- There are a lot of companies looking for teachers to write everything from curriculum lesson plans, tests and workbooks. You can bid on jobs at a variety of online freelance websites. These jobs range in price and time from $50 to $5,000 on average.
Teachers Pay Teachers
- Some of you will turn up your nose on this one but on average a decent income is about $100 to $200 a month from this site once you have some products up. This is a great place to fine that elusive original lesson plan (or presentation) but it is also a fantastic way to showcase your latest and greatest. The best products for teachers come from teachers – create a free account and see what happens. I’ve done quite well working on this for the last two years. You can see a sample of what I’ve done here.
- This one is last on purpose because it holds the longest time commitment. Summer school can be a very hard way to earn money as the students are usually those who do not want to be there and have already performed poorly in the course. There may be discipline problems as well.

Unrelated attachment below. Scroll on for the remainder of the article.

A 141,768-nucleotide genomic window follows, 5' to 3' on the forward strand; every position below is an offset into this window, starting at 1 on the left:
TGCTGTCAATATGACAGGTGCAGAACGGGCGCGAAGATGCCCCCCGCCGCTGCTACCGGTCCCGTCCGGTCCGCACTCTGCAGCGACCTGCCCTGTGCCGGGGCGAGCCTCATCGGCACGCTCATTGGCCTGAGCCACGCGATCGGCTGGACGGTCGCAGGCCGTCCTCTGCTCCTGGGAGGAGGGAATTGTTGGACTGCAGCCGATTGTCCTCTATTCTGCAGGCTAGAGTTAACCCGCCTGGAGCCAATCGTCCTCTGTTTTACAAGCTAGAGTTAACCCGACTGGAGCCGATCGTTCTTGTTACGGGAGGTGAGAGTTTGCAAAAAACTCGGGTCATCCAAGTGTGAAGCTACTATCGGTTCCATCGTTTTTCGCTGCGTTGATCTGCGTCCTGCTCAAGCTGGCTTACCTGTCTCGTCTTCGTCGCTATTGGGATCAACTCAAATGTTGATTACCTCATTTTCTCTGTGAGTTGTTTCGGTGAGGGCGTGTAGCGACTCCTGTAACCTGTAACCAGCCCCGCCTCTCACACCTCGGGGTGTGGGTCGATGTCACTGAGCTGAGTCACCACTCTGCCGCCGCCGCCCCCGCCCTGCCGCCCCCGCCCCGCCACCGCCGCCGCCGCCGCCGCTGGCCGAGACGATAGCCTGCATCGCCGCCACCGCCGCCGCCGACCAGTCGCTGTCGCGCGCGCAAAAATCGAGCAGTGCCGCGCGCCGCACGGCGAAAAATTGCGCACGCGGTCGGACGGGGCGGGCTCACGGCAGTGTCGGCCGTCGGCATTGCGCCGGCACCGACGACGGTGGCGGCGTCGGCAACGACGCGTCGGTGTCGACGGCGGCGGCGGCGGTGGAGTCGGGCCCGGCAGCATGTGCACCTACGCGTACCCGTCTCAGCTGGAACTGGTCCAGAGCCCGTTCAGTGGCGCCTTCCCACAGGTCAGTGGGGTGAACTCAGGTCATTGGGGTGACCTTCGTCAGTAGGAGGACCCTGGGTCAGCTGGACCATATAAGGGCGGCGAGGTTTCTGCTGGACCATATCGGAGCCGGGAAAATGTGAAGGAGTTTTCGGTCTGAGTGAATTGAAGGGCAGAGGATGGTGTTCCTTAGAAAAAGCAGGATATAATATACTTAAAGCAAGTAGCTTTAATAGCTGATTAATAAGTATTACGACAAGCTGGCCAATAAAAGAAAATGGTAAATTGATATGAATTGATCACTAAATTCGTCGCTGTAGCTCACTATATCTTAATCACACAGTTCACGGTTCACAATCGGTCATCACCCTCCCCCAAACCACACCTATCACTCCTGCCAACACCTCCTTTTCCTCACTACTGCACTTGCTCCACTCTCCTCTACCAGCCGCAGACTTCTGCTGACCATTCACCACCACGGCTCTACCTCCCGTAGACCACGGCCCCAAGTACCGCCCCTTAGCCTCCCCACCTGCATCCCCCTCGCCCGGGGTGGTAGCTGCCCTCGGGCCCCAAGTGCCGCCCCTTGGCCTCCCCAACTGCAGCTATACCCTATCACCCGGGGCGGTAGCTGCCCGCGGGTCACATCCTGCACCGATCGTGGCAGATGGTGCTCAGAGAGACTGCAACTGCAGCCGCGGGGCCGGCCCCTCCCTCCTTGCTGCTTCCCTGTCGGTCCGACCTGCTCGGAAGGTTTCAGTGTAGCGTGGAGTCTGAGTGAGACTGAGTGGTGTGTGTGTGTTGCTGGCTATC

Summer Enrichment or Summer Classes
- Summer enrichment can be fun if you have a good bunch of students that really want to be there to learn. You may also have high achieving kids who want to skip a level and are taking the course to move into an honors track or even an advanced placement.
In the end it is never a bad thing to have a few extra dollars in your pocket. Just remember to spend some of the summer relaxing so that you are well rested for a new school year!
Ahhhh….summer!!! We get to work early, we make labs, stock chemical supply rooms and then go home to stay up half the night making better lessons and grading. We’ve earned it! So then why on Earth would we consider professional development? In the end, professional development makes you a better teacher. It shows you new ways to teach and gives you more skills. Some professional development will open new doors or help you to teach a new course.